Last Thursday, a group of work friends and I sailed to Cherbourg, France to raise money for Help for Heroes. Over the course of 35 hours we navigated a Moody 31 sail boat across the English channel and back, facing challenges such as passing through two shipping lanes, night time navigation, poor visibility and a lack of sleep. It was a fantastic experience and I wanted to reflect on some of the highlights of the trip and the things I’ve learned. But starting at the beginning…

The idea

The company I work at (Boats Group) came up with the idea of giving each individual at the company 4 “volunteering” days where rather than coming to work we could donate our time to helping out in a local community or a charity.

Our head office is in Miami, where there are an abundance of short-term (day long) volunteering opportunities. However, in the UK there are less opportunities like this. Charities and non-profit organisations tend to want longer term commitments of your time. Therefore, we came up with idea of doing a sail to raise money for a charity and chose Help for Heroes as the charity to back. We had a rough plan that we would sail in October and spend the time leading up to then learning what we needed to know and getting out on the boat to train.

Training - Friday 15th June

Training Day

Training Day

Went for a training day with skipper Al on 15th June. Over the course of about 6 hours we learned the basics of sailing: - How to hoist the sails - Points of sailing and the no go zone - Stearing the boat using the tiller under power and sail - Basic rules of the road - Knot tieing etc

Competent Crew Theory

In my spare time leading up to October, I bought a “Compentent Crew” theory book (“Compentent Crew” is a certification you can gain from the RYA).

Competent Crew Theory Book

Competent Crew Theory Book

Amazon.co.uk

The book takes you through basics of what to expect on your first sail: what to bring, what to wear, how to be helpful. As well as: - Basic terminology - port starboard, main sail / genoa, fore aft, hull keel etc - Tides - Reading Charts - Buoys - some mark entrance to harbours (red and green = port and starboard when entering), others (like cardinal buoys) mark dangers to avoid (at night these buoys flash, with east most danger markers flashing 3 times meaning 3 o’clock) - Safety on-board - wearing life jackets, operating a VHF (radio used by marine traffic, coast guard etc to communicate), using a fire extinguisher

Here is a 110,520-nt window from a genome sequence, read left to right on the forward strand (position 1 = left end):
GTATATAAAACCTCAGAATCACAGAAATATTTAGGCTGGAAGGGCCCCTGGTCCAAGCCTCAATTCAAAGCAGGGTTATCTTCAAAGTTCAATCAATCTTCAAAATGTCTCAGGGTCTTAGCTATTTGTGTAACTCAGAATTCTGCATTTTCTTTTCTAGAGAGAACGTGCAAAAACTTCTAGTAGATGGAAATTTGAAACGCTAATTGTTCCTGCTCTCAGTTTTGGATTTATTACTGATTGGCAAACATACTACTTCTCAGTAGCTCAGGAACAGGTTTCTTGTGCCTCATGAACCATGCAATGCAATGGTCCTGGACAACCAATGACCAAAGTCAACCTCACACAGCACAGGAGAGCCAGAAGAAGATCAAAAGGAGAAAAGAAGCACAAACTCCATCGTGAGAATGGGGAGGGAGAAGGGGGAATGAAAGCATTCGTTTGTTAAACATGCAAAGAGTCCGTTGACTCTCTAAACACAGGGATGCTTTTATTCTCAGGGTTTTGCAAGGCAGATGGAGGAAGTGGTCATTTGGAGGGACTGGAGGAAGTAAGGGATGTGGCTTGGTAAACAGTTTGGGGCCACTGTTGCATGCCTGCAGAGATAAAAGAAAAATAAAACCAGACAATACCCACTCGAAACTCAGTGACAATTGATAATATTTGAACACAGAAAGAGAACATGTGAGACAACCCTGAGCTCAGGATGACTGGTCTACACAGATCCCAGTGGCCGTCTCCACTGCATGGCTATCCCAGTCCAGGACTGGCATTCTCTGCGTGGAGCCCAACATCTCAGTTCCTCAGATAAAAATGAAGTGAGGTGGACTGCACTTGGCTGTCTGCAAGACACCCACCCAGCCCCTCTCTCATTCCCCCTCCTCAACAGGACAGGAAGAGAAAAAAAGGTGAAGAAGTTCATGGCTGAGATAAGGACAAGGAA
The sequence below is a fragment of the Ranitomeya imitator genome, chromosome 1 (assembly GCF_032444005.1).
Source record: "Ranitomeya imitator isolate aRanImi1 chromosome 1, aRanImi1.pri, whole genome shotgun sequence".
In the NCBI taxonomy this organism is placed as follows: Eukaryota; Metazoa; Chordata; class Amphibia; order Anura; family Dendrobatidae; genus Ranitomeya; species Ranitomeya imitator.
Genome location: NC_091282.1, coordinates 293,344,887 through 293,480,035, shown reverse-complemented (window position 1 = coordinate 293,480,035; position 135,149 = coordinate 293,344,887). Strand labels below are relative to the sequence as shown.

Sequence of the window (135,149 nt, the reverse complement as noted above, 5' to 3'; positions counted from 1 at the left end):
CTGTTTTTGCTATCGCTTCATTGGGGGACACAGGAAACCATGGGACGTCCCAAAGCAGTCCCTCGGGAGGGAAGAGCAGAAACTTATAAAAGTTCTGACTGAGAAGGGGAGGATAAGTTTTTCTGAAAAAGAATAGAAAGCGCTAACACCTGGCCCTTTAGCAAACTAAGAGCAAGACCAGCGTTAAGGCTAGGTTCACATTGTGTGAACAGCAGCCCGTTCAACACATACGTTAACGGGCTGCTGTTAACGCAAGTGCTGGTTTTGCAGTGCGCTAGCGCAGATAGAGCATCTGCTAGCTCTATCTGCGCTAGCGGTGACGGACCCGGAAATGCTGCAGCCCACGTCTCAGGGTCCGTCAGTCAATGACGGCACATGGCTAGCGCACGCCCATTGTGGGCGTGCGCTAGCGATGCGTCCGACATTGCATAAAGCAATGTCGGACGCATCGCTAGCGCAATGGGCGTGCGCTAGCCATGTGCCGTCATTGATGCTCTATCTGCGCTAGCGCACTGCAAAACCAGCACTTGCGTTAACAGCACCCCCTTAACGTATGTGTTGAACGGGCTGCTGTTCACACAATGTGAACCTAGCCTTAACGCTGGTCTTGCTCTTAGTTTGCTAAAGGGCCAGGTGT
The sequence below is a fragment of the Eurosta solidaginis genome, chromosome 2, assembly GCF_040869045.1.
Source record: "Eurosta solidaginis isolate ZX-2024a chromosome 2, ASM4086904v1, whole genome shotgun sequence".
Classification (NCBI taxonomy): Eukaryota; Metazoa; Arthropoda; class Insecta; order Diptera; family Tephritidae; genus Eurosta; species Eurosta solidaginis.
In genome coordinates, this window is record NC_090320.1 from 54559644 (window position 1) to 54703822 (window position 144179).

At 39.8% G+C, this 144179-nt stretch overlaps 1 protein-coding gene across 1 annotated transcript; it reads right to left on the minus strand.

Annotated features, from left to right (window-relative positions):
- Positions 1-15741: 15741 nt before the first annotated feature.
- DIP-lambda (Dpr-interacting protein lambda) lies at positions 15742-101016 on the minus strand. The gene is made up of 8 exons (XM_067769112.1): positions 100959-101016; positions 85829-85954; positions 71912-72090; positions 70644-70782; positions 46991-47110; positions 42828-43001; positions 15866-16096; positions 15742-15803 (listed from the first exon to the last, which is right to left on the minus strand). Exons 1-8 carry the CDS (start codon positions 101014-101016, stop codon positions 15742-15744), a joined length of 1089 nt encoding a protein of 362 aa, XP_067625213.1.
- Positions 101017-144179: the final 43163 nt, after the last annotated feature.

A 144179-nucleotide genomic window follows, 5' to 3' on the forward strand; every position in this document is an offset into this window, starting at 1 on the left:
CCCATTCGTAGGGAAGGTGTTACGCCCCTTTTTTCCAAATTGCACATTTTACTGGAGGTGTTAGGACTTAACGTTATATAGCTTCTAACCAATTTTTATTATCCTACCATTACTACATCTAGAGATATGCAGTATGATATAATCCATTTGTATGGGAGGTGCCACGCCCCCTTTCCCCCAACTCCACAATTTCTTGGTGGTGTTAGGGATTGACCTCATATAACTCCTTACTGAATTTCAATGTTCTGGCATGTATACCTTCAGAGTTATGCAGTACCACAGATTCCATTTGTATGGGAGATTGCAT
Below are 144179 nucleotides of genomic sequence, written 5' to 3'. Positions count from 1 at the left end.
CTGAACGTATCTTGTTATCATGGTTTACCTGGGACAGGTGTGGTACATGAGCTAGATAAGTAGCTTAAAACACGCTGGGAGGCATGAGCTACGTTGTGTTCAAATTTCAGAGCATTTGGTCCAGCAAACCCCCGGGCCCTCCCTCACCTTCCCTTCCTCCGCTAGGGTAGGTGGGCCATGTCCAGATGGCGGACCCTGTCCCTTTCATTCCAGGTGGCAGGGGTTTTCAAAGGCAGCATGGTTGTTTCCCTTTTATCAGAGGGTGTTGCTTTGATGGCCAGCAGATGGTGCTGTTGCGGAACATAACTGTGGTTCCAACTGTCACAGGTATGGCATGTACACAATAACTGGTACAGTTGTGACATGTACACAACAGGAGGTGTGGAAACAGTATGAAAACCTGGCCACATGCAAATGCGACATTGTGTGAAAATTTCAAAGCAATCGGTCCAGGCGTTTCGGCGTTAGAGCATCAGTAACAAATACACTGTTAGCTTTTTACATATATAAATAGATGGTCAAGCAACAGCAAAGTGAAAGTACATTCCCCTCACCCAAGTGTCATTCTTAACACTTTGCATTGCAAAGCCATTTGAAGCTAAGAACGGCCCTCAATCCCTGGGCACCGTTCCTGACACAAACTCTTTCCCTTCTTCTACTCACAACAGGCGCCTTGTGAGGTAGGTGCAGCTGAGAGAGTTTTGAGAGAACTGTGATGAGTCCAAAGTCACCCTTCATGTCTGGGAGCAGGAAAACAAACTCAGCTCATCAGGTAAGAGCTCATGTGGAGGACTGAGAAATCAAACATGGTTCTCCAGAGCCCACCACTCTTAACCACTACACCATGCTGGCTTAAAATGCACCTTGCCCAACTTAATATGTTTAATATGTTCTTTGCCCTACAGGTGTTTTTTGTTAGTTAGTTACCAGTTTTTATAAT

Prep - Thursday 4th October

Prep

Prep

We arrived at the marina about 10am. The boat we were preparing for sail was a Moody 31, a sail boat that sleeps 6, has a small galley (kitchen) and navigation area below. We had a list of tasks to perform from the skipper. Everything from raising the Help for Heroes flag to checking the diesel fuel levels and scrubbing the deck.

Scrub that deck

Scrub that deck

We stocked the boat with food and drink. Small nibbles and snacks, which are easy to stow, don’t go off on the voyage and easy to keep in the cockpit and snack on when on shift to keep us going.

Setting sail

Our Skipper arrived around 4:30pm and we set off as soon as the lock gates opened at 5:30pm. We had an hour or so of daylight motoring past the eastern side of the Isle of Wight weaving through a bunch of anchored container ships.

Setting sail

Setting sail

Since there were 4 of us, we decided to do 3 hour shifts with 2 people in the cockpit at all times, whilst the other 2 were sleeping. Paul and I took the first shift until 9pm. We would be passing the west going shipping lane traffic. Sunset was fast upon us but visibility was good. There was a sky full of stars and we could make out the horizon line. It’s a shame taking a picture of the night sky from a boat is so difficult. It was an amazing view.

After a couple of hours, boats appeared on the horizon line on our port side. The AIS system in the cockpit was capable of telling us how far away they were and the CPA (closest point of approach). This is a measurement in nautical miles to assist with avoiding collisions. Skipper Al told us that a CPA of less than 1 nautical mile was a potential collision risk and something we needed to avoid. A number of boats on the horizon were within this danger zone but it was a strange sensation, as the potential collision wouldn’t happen for about 45 mins - 1 hour. Our boat was travelling at 5-6 knots, while the container ships were between to 10-18 knots. Given the speed difference, to avoid a collision we never risked going in front of the other boat. But you don’t want to change course too soon as you end up miles of course, so when assessing a colission, we simply had to keep on course and check every 10 mins or so where the vessel was in relation to a fixed position on our boat e.g. one of the staunchions. If the boat stayed in the same position relative to yours, you knew you were still on a collision course. We aimed at the stern of the boat until we passed behind.

Ships to avoid

Ships to avoid

We navigated through the first set of boats until our shift ended and then rested from 9pm to 12pm. Catching some sleep on a travelling boat was quite an experience. The beds are the seating area down below and they’re pretty much at water level. With your head rested, you can hear the water lapping at the boat inches away. The sea state was gentle and the swaying of the boat had me asleep very quickly. Though the noise of the engine metres away does become a little tiring after hours of a voyage.